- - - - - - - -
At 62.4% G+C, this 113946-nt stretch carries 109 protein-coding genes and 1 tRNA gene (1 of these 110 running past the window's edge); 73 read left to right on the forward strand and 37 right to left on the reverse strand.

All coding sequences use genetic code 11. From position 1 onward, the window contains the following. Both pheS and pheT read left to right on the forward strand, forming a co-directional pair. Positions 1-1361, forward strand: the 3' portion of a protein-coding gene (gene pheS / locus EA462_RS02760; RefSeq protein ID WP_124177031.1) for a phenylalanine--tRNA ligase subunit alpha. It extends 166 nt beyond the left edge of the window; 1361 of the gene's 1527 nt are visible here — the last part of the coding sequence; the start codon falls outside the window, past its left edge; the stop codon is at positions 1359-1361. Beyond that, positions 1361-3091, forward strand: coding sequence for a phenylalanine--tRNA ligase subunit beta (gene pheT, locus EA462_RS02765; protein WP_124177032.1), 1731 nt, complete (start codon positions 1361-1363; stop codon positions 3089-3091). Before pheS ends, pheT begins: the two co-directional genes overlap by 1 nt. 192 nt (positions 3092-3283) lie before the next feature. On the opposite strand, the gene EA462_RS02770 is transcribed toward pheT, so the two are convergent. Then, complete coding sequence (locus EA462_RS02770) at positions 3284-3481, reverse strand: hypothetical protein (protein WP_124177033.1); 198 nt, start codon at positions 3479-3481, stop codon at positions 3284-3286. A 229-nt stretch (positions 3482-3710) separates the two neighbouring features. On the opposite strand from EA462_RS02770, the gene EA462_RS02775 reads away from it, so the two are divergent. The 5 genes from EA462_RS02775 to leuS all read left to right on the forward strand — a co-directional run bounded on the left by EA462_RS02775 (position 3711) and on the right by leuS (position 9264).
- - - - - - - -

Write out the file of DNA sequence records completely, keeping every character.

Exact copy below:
At 62.4% G+C, this 113946-nt stretch carries 109 protein-coding genes and 1 tRNA gene (1 of these 110 running past the window's edge); 73 read left to right on the forward strand and 37 right to left on the reverse strand.

All coding sequences use genetic code 11. From position 1 onward, the window contains the following. Both pheS and pheT read left to right on the forward strand, forming a co-directional pair. Positions 1-1361, forward strand: the 3' portion of a protein-coding gene (gene pheS / locus EA462_RS02760; RefSeq protein ID WP_124177031.1) for a phenylalanine--tRNA ligase subunit alpha. It extends 166 nt beyond the left edge of the window; 1361 of the gene's 1527 nt are visible here — the last part of the coding sequence; the start codon falls outside the window, past its left edge; the stop codon is at positions 1359-1361. Beyond that, positions 1361-3091, forward strand: coding sequence for a phenylalanine--tRNA ligase subunit beta (gene pheT, locus EA462_RS02765; protein WP_124177032.1), 1731 nt, complete (start codon positions 1361-1363; stop codon positions 3089-3091). Before pheS ends, pheT begins: the two co-directional genes overlap by 1 nt. 192 nt (positions 3092-3283) lie before the next feature. On the opposite strand, the gene EA462_RS02770 is transcribed toward pheT, so the two are convergent. Then, complete coding sequence (locus EA462_RS02770) at positions 3284-3481, reverse strand: hypothetical protein (protein WP_124177033.1); 198 nt, start codon at positions 3479-3481, stop codon at positions 3284-3286. A 229-nt stretch (positions 3482-3710) separates the two neighbouring features. On the opposite strand from EA462_RS02770, the gene EA462_RS02775 reads away from it, so the two are divergent. The 5 genes from EA462_RS02775 to leuS all read left to right on the forward strand — a co-directional run bounded on the left by EA462_RS02775 (position 3711) and on the right by leuS (position 9264).